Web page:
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Economic development and fluctuations in earnings inequality in the very long run: The evidence from Latin America 1900-2000

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  • Valpy FitzGerald

    (Oxford University, Oxford, UK)

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    Abstract

    Latin America has the most unequal income distribution of any region in the world, yet its historical causes are poorly understood. This paper reports the first exploratory attempt to compute income distributions for the five leading Latin American economies for the whole 20th century. The methodology produces estimates of earnings dispersion for four skill groups over 1900-2000, which can be used to generate the familiar Gini coefficients. Large fluctuations in dispersion over time are found: countering claims of stability since the colonial past in the recent economic institutions literature; but supporting the findings of economic historians and development economists. An estimation model (reflecting the impact of international trade, labour quality and macroeconomic imbalances) explains the data reasonably well, with all three sets of drivers proving significant, although the measured effects are different across the five countries. The paper concludes that the skill composition of the workforce not only underpins long run trends in income distribution; but also conditions inequality fluctuations in response to exogenous shocks. Copyright © 2008 John Wiley & Sons, Ltd.

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    File URL: http://hdl.handle.net/10.1002/jid.1511
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    Bibliographic Info

    Article provided by John Wiley & Sons, Ltd. in its journal Journal of International Development.

    Volume (Year): 20 (2008)
    Issue (Month): 8 ()
    Pages: 1028-1048

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    Handle: RePEc:wly:jintdv:v:20:y:2008:i:8:p:1028-1048

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    Web page: http://www3.interscience.wiley.com/journal/5102/home

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    1. Simon Kuznets & Lillian Epstein & Elizabeth Jenks, 1941. "Distribution of National Income," NBER Chapters, in: National Income and Its Composition, 1919-1938, Volume I, pages 61-95 National Bureau of Economic Research, Inc.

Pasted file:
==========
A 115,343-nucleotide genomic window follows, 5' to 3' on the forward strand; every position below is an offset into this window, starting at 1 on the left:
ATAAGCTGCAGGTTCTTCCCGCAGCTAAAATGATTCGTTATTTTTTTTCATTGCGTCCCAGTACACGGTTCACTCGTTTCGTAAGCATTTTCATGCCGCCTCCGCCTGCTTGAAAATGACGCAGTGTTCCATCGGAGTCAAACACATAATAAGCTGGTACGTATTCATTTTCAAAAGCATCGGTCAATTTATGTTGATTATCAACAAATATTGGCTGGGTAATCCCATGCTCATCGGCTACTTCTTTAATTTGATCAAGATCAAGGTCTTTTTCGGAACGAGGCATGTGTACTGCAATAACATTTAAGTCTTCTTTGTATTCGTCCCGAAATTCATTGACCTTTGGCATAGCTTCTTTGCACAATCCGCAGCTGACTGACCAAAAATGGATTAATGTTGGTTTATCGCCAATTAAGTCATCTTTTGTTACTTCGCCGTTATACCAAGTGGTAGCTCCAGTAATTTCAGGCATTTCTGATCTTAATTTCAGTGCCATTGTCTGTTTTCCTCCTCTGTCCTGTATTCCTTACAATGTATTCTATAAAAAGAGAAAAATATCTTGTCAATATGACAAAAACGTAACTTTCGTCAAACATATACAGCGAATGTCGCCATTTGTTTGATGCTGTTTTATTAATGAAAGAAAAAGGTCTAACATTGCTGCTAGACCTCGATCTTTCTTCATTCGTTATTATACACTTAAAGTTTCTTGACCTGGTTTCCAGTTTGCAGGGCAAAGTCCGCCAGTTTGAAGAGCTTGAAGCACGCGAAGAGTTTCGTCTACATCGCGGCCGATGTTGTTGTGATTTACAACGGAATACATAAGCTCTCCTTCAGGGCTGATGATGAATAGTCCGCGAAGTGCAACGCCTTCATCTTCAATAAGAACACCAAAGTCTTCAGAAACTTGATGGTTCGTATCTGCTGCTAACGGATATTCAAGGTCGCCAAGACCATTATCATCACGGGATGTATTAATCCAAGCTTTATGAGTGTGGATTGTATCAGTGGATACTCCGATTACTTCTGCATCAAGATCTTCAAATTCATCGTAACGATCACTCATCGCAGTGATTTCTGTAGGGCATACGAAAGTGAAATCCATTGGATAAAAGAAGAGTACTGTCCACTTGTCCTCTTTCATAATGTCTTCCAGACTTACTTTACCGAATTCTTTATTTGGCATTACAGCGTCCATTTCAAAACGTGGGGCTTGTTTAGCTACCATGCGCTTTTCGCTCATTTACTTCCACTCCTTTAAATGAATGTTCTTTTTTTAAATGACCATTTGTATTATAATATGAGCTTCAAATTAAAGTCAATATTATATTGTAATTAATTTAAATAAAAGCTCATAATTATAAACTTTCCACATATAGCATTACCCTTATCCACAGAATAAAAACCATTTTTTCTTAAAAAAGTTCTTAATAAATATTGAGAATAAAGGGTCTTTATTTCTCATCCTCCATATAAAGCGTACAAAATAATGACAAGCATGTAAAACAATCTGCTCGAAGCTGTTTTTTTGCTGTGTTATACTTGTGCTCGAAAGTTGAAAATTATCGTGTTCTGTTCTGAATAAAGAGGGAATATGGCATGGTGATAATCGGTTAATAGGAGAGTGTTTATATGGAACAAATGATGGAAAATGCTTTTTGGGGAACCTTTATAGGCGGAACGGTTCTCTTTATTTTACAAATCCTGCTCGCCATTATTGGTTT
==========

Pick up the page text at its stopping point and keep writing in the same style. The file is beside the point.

2. Deininger, Klaus & Squire, Lyn, 1996. "A New Data Set Measuring Income Inequality," World Bank Economic Review, World Bank Group, vol. 10(3), pages 565-91, September.
    3. Wood, Adrian, 1998. "Globalisation and the Rise in Labour Market Inequalities," Economic Journal, Royal Economic Society, vol. 108(450), pages 1463-82, September.
    4. Wood, Adrian, 1997. "Openness and Wage Inequality in Developing Countries: The Latin American Challenge to East Asian Conventional Wisdom," World Bank Economic Review, World Bank Group, vol. 11(1), pages 33-57, January.
    5. Kuznets, Simon, 1976. " Demographic Aspects of the Size Distribution of Income: An Exploratory Essay," Economic Development and Cultural Change, University of Chicago Press, vol. 25(1), pages 1-94, October.
    6. Hongyi Li & Lyn Squire & Heng-fu Zou, 1998. "Explaining International and Intertemporal Variations in Income Inequality," CEMA Working Papers 73, China Economics and Management Academy, Central University of Finance and Economics.
    7. Valpy Fitzgerald & Pablo Astorga, 2003. "Productivity Growth in Latin America during the Twentieth Century," Economics Series Working Papers 2003-W52, University of Oxford, Department of Economics.
    8. François Bourguignon & Christian Morrisson, 2002. "Inequality Among World Citizens: 1820-1992," American Economic Review, American Economic Association, vol. 92(4), pages 727-744, September.
    9. Altimer, Oscar, 1987. "Income Distribution Statistics in Latin America and Their Reliability," Review of Income and Wealth, International Association for Research in Income and Wealth, vol. 33(2), pages 111-55, June.
    10. Gastwirth, Joseph L & Glauberman, Marcia, 1976. "The Interpolation of the Lorenz Curve and Gini Index from Grouped Data," Econometrica, Econometric Society, vol. 44(3), pages 479-83, May.
    11. Lopez, Humberto & Serven, Luis, 2006. "A normal relationship ? Poverty, growth, and inequality," Policy Research Working Paper Series 3814, The World Bank.
    12. Daron Acemoglu & Simon Johnson & James A. Robinson, 2001. "Reversal of Fortune: Geography and Institutions in the Making of the Modern World Income Distribution," NBER Working Papers 8460, National Bureau of Economic Research, Inc.
    13. Gareth Austin, 2008. "The 'reversal of fortune' thesis and the compression of history: Perspectives from African and comparative economic history," Journal of International Development, John Wiley & Sons, Ltd., vol. 20(8), pages 996-1027.
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